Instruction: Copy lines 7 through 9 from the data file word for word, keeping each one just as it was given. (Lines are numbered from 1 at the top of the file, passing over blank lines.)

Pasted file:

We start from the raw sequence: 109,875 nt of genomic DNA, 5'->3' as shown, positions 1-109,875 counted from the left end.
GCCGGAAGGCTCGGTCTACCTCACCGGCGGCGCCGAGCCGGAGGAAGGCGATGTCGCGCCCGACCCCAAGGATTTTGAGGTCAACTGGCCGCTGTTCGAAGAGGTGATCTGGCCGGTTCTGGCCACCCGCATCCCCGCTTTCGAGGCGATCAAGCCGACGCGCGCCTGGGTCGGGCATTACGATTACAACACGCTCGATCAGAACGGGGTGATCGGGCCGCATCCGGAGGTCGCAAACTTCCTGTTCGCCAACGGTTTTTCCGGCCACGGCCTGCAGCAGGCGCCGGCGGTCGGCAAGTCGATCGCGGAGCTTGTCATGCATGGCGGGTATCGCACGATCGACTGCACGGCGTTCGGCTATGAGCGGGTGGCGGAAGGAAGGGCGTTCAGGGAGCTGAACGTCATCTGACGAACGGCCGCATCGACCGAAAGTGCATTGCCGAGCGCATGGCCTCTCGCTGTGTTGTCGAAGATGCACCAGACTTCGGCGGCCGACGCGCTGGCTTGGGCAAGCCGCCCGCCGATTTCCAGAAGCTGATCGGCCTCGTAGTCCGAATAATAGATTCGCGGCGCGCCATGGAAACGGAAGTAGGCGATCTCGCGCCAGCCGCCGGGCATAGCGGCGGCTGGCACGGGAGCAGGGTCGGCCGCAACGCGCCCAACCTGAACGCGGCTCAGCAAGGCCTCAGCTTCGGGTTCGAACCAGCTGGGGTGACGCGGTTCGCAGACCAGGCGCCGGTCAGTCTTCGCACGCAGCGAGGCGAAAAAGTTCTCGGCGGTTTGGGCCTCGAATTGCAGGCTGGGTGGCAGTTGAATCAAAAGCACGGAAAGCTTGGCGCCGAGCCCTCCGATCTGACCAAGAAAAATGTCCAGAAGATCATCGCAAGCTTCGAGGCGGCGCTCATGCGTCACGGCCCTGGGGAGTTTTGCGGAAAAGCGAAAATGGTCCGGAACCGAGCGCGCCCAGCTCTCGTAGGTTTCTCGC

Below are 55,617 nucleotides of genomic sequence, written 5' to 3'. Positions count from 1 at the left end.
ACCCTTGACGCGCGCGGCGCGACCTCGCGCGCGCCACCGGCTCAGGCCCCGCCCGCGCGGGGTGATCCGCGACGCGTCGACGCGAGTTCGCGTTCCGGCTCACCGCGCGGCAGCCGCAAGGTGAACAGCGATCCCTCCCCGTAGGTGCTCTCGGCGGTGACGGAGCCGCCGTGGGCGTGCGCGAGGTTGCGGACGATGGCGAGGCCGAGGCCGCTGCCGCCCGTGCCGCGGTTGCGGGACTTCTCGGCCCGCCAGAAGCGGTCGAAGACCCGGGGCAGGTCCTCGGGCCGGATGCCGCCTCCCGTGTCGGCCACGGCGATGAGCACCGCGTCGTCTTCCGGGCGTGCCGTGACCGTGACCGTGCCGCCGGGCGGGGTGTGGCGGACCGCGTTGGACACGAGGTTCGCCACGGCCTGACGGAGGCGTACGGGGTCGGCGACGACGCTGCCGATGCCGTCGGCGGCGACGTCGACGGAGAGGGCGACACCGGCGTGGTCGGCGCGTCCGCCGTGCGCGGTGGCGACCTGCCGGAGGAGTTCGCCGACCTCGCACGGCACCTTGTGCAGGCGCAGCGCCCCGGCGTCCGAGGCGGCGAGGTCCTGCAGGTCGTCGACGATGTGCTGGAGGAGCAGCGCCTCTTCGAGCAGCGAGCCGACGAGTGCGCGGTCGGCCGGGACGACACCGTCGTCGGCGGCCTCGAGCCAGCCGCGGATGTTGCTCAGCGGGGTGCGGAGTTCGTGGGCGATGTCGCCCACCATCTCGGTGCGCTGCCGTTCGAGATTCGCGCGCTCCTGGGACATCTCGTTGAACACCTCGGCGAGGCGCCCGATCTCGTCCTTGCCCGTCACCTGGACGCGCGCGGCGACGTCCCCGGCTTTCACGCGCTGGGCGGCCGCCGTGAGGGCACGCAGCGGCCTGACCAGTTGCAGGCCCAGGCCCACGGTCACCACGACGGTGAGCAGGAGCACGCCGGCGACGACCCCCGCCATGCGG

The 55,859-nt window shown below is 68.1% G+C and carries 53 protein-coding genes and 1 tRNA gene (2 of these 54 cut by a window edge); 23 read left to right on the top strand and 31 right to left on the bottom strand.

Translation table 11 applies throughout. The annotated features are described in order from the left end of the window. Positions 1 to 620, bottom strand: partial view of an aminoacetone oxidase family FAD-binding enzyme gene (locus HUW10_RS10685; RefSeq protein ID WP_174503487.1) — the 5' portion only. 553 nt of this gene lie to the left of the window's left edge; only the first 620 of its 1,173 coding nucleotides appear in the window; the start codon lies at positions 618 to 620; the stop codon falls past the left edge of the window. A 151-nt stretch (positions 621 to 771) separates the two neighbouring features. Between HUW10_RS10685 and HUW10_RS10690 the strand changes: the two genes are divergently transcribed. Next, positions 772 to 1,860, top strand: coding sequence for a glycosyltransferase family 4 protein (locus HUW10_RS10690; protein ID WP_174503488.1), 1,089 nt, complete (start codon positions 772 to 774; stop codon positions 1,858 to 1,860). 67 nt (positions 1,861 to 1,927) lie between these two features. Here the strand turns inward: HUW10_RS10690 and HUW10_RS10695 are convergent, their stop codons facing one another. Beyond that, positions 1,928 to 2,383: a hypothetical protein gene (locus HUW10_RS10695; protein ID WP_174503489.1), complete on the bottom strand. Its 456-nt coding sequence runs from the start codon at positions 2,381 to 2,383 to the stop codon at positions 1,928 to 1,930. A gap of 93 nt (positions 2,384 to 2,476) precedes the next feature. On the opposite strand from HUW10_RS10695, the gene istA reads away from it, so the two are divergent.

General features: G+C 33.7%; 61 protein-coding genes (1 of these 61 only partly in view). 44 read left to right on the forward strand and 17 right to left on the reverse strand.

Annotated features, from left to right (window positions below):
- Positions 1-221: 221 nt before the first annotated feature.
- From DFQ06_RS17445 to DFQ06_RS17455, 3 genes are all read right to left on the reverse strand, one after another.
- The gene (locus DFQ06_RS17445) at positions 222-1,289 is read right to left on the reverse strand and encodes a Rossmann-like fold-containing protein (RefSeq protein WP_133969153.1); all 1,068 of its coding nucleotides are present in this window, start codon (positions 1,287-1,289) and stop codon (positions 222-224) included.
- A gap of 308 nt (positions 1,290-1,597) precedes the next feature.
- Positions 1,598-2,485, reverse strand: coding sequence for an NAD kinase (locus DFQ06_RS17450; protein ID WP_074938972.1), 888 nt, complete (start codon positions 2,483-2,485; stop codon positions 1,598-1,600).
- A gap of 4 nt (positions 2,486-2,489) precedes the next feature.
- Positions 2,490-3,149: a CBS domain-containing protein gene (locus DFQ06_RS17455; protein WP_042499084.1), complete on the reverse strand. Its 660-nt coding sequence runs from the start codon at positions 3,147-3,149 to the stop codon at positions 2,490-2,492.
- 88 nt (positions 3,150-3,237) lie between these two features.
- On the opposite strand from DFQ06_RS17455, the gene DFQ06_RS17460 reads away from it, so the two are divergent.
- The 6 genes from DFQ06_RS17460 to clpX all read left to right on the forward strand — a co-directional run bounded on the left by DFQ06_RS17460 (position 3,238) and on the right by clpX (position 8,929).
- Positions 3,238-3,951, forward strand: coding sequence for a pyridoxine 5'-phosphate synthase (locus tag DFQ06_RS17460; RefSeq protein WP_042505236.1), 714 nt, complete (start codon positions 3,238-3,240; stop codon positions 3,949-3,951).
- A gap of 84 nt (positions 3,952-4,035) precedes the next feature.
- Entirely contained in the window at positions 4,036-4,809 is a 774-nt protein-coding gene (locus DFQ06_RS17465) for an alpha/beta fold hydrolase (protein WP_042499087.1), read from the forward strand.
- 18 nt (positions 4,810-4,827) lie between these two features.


General features: G+C 33.7%; 61 protein-coding genes (1 of these 61 only partly in view). 44 read left to right on the forward strand and 17 right to left on the reverse strand.

Annotated features, from left to right (window positions below):
- Positions 1-221: 221 nt before the first annotated feature.